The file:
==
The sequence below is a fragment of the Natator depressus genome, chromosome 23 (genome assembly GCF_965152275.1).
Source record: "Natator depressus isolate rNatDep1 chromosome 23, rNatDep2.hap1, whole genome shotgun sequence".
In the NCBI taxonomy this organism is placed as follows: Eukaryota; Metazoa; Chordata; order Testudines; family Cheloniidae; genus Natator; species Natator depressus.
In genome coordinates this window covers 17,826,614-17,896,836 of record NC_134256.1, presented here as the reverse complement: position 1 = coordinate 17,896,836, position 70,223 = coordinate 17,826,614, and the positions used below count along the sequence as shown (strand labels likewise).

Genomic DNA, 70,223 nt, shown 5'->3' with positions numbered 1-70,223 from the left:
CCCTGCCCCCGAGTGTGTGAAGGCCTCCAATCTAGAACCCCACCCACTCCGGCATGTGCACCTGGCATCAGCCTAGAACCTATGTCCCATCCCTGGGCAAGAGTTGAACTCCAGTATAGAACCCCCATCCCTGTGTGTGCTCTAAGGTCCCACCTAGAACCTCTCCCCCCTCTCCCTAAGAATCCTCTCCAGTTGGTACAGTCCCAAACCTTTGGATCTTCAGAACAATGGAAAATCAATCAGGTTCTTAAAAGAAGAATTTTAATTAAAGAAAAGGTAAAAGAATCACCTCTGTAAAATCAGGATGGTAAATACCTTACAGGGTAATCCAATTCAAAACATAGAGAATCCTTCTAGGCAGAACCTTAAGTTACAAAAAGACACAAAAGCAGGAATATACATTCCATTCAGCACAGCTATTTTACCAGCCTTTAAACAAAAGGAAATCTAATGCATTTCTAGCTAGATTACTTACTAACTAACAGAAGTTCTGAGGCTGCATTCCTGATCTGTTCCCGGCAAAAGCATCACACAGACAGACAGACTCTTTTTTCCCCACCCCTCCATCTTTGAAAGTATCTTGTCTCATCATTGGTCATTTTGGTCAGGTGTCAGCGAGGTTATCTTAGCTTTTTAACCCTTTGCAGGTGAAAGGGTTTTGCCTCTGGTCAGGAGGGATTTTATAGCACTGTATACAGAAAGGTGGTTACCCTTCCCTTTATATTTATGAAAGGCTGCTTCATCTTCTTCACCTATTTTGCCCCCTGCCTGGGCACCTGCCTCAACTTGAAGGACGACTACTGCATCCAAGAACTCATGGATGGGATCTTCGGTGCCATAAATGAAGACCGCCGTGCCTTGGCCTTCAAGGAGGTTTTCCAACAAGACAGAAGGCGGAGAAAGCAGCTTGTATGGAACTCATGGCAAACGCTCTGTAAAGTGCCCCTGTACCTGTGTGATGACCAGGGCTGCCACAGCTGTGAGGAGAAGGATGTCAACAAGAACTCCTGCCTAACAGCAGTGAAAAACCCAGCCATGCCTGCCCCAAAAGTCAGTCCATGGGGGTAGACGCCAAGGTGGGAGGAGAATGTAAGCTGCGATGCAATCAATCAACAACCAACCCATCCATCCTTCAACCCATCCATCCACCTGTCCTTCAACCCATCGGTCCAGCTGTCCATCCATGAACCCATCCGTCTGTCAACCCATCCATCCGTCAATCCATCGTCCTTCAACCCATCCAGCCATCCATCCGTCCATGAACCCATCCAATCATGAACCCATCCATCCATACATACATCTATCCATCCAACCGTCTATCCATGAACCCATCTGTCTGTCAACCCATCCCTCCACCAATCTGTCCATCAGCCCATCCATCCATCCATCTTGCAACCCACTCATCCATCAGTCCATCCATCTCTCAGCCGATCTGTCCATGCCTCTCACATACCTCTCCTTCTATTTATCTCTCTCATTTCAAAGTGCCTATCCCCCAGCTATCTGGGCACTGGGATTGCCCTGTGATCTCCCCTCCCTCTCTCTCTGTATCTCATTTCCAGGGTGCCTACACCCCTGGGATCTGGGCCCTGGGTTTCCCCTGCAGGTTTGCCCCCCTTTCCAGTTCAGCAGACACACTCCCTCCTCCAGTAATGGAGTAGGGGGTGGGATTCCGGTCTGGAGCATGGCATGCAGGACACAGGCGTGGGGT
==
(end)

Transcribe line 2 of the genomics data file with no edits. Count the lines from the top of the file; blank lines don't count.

Source record: "Natator depressus isolate rNatDep1 chromosome 23, rNatDep2.hap1, whole genome shotgun sequence".